Piranha Games began its stewardship of the franchise in 2013 with MechWarrior Online, and brought the series back to single-player development with Mercenaries. The strategy of appealing to the simulation-minded core '90s audience definitely paid off, but there's no reason it and Catalyst Games shouldn't be ambitious in trying to pick up new target audiences.

Games Workshop keeps pulling it off with Warhammer, and R. Talsorian Games pulled it off with Cyberpunk, so there is some indication that hardcore tabletop properties can spread their wings through other mediums.

There's just one final hurdle Pirhana needs to leap over: learning what exactly "approachable" means in the modern video game world. For as "deep" as the BattleTech universe is, it has more in common with classic science fiction and fantasy literature than modern mass market sci-fi.

Game of Thrones made it clear audiences are willing to pick up some of the dense baggage from that genre but has to be some tradeoff.

The demo Pirhana Games showed off made my eyes twinkle, but I am a mech-obsessed himbo who would do anything to jump into the cockpit of a Timber Wolf. Will new players be ready when commander Ibraham Ismiril dresses them down, calling them "the excrement of a failed semi-aborted batch from my bloodhouse, far from the pinnacle of humanity demanded by the clan geneticists that spawned you"?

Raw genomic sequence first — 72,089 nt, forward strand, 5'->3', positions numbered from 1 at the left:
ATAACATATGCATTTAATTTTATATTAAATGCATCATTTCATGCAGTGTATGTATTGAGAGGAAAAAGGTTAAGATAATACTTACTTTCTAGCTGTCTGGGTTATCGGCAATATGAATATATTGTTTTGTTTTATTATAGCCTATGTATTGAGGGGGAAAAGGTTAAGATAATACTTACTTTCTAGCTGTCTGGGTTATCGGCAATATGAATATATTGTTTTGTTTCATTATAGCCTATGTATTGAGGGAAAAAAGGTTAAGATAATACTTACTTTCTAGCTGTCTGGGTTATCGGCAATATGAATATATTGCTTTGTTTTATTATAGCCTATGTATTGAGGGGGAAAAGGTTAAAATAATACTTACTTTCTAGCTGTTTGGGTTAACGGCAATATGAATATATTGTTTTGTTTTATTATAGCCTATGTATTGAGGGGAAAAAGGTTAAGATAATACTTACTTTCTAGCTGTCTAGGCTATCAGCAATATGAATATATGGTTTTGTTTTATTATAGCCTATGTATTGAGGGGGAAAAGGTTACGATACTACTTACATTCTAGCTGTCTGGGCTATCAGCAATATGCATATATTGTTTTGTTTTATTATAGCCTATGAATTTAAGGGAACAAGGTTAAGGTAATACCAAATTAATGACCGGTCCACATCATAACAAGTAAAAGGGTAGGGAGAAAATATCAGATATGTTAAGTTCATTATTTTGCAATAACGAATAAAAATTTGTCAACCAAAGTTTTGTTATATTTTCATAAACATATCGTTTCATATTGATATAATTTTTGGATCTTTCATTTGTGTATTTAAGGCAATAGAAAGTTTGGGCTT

Hopefully! It sent a shiver down my spine. Nothing like a hard-as-nails commander whose face looks like it was hit by a truck to get me in the mood for a military simulation. But there may be more bridges to build if Pirhana wants to make more mech nerds like me.

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About the Author(s)

Bryant Francis

Senior Editor, GameDeveloper.com

Bryant Francis is a writer, journalist, and narrative designer based in Boston, MA. He currently writes for Game Developer, a leading B2B publication for the video game industry. His credits include Proxy Studios' upcoming 4X strategy game Zephon and Amplitude Studio's 2017 game Endless Space 2.